“Employment is up, investment is growing, public services are improving, the public finances are stabilising, and wages are rising.” This is the backdrop against which Rishi Sunak presented the 2021 Autumn Budget.
Promising “a stronger economy for the British people”, the chancellor outlined his taxation and spending proposals. Here are 10 of the key points and what they mean for you.
1. Dividend Tax and National Insurance are rising from April
Firstly, some policy changes that the government announced several weeks ago.
From April 2022, National Insurance rates for both employees and the self-employed will rise by 1.25 percentage points. Millions of employees and many employers will see their National Insurance contributions (NICs) increase.
This rise will then be rebranded as a “Health and Social Care Levy” from April 2023, when National Insurance rates will revert to their current levels.
From April 2023, the government will also ask anyone who is working beyond the State Pension Age to pay 1.25% National Insurance, in the form of the Health and Social Care Levy, on their earned income.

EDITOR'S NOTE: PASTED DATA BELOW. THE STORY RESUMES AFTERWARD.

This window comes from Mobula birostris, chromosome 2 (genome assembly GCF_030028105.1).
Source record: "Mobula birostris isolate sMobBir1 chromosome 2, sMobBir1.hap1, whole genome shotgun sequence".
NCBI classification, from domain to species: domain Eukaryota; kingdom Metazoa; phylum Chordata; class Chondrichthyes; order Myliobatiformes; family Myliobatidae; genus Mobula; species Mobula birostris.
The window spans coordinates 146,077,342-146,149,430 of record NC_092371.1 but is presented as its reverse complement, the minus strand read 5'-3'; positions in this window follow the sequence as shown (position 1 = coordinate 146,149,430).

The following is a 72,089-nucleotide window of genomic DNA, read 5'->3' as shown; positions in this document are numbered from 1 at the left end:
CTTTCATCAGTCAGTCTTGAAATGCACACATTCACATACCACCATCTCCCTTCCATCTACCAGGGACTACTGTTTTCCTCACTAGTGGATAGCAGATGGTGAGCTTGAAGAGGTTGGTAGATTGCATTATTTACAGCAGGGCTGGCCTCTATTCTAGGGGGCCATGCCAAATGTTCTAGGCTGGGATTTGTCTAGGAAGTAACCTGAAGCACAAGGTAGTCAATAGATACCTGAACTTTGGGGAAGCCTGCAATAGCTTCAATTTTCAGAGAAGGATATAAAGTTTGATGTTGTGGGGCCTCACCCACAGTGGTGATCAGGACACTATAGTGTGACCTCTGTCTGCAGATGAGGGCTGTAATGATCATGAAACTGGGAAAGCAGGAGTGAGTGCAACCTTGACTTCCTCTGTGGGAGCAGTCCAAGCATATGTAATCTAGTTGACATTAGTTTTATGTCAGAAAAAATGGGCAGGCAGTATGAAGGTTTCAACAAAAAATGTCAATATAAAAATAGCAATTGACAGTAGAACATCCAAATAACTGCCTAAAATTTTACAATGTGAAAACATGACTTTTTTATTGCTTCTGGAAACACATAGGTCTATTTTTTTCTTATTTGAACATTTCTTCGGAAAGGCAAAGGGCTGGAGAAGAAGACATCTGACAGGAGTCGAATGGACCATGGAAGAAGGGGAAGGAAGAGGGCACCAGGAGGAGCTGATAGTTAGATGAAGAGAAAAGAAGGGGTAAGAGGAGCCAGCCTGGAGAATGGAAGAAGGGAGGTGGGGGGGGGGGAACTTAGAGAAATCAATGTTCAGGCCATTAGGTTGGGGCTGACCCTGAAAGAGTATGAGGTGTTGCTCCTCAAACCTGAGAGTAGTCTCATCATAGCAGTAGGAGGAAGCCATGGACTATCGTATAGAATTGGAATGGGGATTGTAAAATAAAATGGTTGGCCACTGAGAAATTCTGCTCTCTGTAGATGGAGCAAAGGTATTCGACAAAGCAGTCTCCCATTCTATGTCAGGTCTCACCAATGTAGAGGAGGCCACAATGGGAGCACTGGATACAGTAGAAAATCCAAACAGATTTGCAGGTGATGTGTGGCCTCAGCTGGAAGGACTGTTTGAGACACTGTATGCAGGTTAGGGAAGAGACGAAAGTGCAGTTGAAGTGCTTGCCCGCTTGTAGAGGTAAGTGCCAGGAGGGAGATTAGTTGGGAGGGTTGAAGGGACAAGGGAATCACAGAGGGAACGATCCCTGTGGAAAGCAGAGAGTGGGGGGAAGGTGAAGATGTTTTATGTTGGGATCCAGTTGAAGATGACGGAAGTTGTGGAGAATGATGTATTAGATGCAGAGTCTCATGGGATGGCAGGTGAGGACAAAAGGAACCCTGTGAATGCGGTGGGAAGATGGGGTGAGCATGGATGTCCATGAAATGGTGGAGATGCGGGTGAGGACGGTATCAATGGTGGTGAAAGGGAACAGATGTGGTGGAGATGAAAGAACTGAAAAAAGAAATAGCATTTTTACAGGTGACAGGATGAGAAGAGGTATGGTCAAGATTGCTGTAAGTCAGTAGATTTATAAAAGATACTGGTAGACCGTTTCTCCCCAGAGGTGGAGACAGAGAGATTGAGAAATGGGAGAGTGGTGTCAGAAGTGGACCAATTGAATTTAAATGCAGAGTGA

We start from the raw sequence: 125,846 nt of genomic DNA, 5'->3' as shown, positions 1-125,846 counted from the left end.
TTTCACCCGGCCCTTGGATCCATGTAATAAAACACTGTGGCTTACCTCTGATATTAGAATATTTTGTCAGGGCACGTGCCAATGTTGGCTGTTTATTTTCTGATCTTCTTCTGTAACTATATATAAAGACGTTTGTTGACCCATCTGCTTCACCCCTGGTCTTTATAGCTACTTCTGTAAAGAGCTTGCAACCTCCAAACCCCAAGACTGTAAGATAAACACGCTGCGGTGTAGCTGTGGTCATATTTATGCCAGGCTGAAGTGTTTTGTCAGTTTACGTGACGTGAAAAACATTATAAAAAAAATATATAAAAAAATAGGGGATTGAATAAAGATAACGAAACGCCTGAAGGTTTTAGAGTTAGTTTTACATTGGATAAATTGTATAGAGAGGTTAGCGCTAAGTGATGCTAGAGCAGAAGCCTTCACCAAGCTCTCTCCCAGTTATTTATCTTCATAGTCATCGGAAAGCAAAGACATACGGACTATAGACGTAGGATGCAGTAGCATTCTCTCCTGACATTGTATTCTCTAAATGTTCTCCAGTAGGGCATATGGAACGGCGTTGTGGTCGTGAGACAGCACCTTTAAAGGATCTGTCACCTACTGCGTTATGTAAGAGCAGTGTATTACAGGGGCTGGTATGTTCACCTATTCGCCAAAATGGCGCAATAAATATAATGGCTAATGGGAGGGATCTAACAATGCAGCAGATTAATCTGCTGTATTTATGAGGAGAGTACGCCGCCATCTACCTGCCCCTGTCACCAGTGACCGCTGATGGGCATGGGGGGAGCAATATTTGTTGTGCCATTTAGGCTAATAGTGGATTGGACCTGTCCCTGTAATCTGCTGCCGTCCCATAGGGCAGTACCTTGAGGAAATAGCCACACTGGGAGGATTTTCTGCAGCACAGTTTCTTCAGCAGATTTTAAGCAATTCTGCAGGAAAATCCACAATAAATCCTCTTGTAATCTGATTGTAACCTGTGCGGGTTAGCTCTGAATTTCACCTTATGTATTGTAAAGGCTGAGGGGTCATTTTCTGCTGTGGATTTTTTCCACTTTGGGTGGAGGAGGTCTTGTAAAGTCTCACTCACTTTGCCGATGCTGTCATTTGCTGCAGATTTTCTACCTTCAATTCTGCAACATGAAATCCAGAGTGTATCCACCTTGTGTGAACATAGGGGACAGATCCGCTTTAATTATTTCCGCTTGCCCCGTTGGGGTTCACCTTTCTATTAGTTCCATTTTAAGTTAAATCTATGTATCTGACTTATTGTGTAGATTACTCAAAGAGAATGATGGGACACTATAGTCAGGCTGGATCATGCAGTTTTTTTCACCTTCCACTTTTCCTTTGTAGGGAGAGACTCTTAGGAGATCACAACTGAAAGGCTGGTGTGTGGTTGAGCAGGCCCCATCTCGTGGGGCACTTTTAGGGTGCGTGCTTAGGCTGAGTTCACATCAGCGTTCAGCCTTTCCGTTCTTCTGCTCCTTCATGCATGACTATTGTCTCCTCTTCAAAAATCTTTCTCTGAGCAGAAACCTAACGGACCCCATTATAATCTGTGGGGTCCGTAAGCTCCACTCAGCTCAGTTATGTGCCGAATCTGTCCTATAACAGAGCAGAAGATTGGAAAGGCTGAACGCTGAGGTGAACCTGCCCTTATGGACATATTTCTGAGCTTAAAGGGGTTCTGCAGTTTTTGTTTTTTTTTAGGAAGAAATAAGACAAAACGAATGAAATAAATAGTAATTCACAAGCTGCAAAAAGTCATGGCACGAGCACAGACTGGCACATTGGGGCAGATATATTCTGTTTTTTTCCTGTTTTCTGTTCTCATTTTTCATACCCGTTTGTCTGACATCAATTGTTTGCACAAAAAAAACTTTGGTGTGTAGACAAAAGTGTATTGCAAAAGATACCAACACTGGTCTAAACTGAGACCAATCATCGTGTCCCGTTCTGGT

In addition, Dividend Tax rates will also rise 1.25 percentage points from April 2022. Anyone earning more than £2,000 in dividends will pay a higher rate of tax.
Find out what these tax rises mean for you.
2. The economy is recovering quicker than expected
The chancellor began his Autumn Budget by outlining Office for Budget Responsibility (OBR) data that expects the economy to return to pre-Covid levels at the start of 2022.
The OBR has revised their growth estimate for the UK economy from 4% to 6.5% in 2021, then forecasts 6% growth in 2022. They also revised down the effect of Covid “scarring” on the economy from 3% to 2%.
Sunak also said that he expects inflation to average 4% over the next year. He highlighted two reasons for this:
- As economies around the world reopen, demand for goods has increased more quickly than supply chains can meet